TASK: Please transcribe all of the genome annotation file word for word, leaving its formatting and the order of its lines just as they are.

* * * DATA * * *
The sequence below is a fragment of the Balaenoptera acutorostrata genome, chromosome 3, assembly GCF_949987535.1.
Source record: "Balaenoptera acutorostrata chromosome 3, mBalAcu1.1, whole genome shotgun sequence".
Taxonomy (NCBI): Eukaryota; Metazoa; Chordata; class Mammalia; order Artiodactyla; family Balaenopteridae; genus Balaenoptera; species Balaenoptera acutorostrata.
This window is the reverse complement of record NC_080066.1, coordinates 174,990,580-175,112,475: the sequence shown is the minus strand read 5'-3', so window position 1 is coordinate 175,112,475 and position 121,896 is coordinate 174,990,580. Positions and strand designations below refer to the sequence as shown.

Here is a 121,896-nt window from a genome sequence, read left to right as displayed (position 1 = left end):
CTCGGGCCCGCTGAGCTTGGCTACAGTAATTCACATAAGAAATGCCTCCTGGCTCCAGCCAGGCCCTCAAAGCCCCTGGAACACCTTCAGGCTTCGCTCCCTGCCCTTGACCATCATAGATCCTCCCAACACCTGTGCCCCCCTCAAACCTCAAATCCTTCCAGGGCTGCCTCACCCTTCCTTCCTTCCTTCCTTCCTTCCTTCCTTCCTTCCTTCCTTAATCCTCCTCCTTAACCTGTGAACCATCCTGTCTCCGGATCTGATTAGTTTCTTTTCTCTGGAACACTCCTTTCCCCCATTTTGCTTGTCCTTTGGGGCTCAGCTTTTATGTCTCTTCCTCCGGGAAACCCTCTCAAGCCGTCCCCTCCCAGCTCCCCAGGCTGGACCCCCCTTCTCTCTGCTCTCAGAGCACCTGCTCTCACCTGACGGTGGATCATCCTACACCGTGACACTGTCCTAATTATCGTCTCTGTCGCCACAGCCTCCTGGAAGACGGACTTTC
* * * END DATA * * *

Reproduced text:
The sequence below is a fragment of the Balaenoptera acutorostrata genome, chromosome 3, assembly GCF_949987535.1.
Source record: "Balaenoptera acutorostrata chromosome 3, mBalAcu1.1, whole genome shotgun sequence".
Taxonomy (NCBI): Eukaryota; Metazoa; Chordata; class Mammalia; order Artiodactyla; family Balaenopteridae; genus Balaenoptera; species Balaenoptera acutorostrata.
This window is the reverse complement of record NC_080066.1, coordinates 174,990,580-175,112,475: the sequence shown is the minus strand read 5'-3', so window position 1 is coordinate 175,112,475 and position 121,896 is coordinate 174,990,580. Positions and strand designations below refer to the sequence as shown.

Here is a 121,896-nt window from a genome sequence, read left to right as displayed (position 1 = left end):
CTCGGGCCCGCTGAGCTTGGCTACAGTAATTCACATAAGAAATGCCTCCTGGCTCCAGCCAGGCCCTCAAAGCCCCTGGAACACCTTCAGGCTTCGCTCCCTGCCCTTGACCATCATAGATCCTCCCAACACCTGTGCCCCCCTCAAACCTCAAATCCTTCCAGGGCTGCCTCACCCTTCCTTCCTTCCTTCCTTCCTTCCTTCCTTCCTTCCTTCCTTAATCCTCCTCCTTAACCTGTGAACCATCCTGTCTCCGGATCTGATTAGTTTCTTTTCTCTGGAACACTCCTTTCCCCCATTTTGCTTGTCCTTTGGGGCTCAGCTTTTATGTCTCTTCCTCCGGGAAACCCTCTCAAGCCGTCCCCTCCCAGCTCCCCAGGCTGGACCCCCCTTCTCTCTGCTCTCAGAGCACCTGCTCTCACCTGACGGTGGATCATCCTACACCGTGACACTGTCCTAATTATCGTCTCTGTCGCCACAGCCTCCTGGAAGACGGACTTTC